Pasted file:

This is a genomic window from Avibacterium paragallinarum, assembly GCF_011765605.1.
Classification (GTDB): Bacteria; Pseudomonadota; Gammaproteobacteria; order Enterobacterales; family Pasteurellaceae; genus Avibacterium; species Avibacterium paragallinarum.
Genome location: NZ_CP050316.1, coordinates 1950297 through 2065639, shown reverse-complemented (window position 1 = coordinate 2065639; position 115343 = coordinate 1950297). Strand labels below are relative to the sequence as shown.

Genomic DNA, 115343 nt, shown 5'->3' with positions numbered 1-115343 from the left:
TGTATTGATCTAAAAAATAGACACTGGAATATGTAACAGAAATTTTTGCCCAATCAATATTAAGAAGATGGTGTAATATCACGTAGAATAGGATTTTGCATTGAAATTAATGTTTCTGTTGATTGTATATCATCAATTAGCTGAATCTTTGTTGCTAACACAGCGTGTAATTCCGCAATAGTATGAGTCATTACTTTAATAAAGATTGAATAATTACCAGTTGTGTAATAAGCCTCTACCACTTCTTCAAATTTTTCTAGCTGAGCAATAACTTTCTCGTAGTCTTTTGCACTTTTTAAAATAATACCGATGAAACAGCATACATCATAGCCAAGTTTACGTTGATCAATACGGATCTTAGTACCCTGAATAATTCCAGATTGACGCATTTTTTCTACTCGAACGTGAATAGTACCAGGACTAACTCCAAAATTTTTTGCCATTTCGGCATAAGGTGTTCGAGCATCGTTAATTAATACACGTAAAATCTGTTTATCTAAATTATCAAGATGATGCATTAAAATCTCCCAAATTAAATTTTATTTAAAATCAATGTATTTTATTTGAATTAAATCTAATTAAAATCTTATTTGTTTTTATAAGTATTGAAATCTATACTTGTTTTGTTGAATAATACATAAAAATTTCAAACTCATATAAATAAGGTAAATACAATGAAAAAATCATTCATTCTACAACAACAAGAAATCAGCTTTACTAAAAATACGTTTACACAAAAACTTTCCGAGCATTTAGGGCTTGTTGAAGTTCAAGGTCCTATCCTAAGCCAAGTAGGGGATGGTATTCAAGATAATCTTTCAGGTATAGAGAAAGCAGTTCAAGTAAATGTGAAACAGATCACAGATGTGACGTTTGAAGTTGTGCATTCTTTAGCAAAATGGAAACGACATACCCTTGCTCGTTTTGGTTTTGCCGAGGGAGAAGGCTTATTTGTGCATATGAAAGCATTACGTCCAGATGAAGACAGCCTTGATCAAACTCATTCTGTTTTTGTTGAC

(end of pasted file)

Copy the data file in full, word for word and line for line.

This is a genomic window from Avibacterium paragallinarum, assembly GCF_011765605.1.
Classification (GTDB): Bacteria; Pseudomonadota; Gammaproteobacteria; order Enterobacterales; family Pasteurellaceae; genus Avibacterium; species Avibacterium paragallinarum.
Genome location: NZ_CP050316.1, coordinates 1950297 through 2065639, shown reverse-complemented (window position 1 = coordinate 2065639; position 115343 = coordinate 1950297). Strand labels below are relative to the sequence as shown.

Genomic DNA, 115343 nt, shown 5'->3' with positions numbered 1-115343 from the left:
TGTATTGATCTAAAAAATAGACACTGGAATATGTAACAGAAATTTTTGCCCAATCAATATTAAGAAGATGGTGTAATATCACGTAGAATAGGATTTTGCATTGAAATTAATGTTTCTGTTGATTGTATATCATCAATTAGCTGAATCTTTGTTGCTAACACAGCGTGTAATTCCGCAATAGTATGAGTCATTACTTTAATAAAGATTGAATAATTACCAGTTGTGTAATAAGCCTCTACCACTTCTTCAAATTTTTCTAGCTGAGCAATAACTTTCTCGTAGTCTTTTGCACTTTTTAAAATAATACCGATGAAACAGCATACATCATAGCCAAGTTTACGTTGATCAATACGGATCTTAGTACCCTGAATAATTCCAGATTGACGCATTTTTTCTACTCGAACGTGAATAGTACCAGGACTAACTCCAAAATTTTTTGCCATTTCGGCATAAGGTGTTCGAGCATCGTTAATTAATACACGTAAAATCTGTTTATCTAAATTATCAAGATGATGCATTAAAATCTCCCAAATTAAATTTTATTTAAAATCAATGTATTTTATTTGAATTAAATCTAATTAAAATCTTATTTGTTTTTATAAGTATTGAAATCTATACTTGTTTTGTTGAATAATACATAAAAATTTCAAACTCATATAAATAAGGTAAATACAATGAAAAAATCATTCATTCTACAACAACAAGAAATCAGCTTTACTAAAAATACGTTTACACAAAAACTTTCCGAGCATTTAGGGCTTGTTGAAGTTCAAGGTCCTATCCTAAGCCAAGTAGGGGATGGTATTCAAGATAATCTTTCAGGTATAGAGAAAGCAGTTCAAGTAAATGTGAAACAGATCACAGATGTGACGTTTGAAGTTGTGCATTCTTTAGCAAAATGGAAACGACATACCCTTGCTCGTTTTGGTTTTGCCGAGGGAGAAGGCTTATTTGTGCATATGAAAGCATTACGTCCAGATGAAGACAGCCTTGATCAAACTCATTCTGTTTTTGTTGAC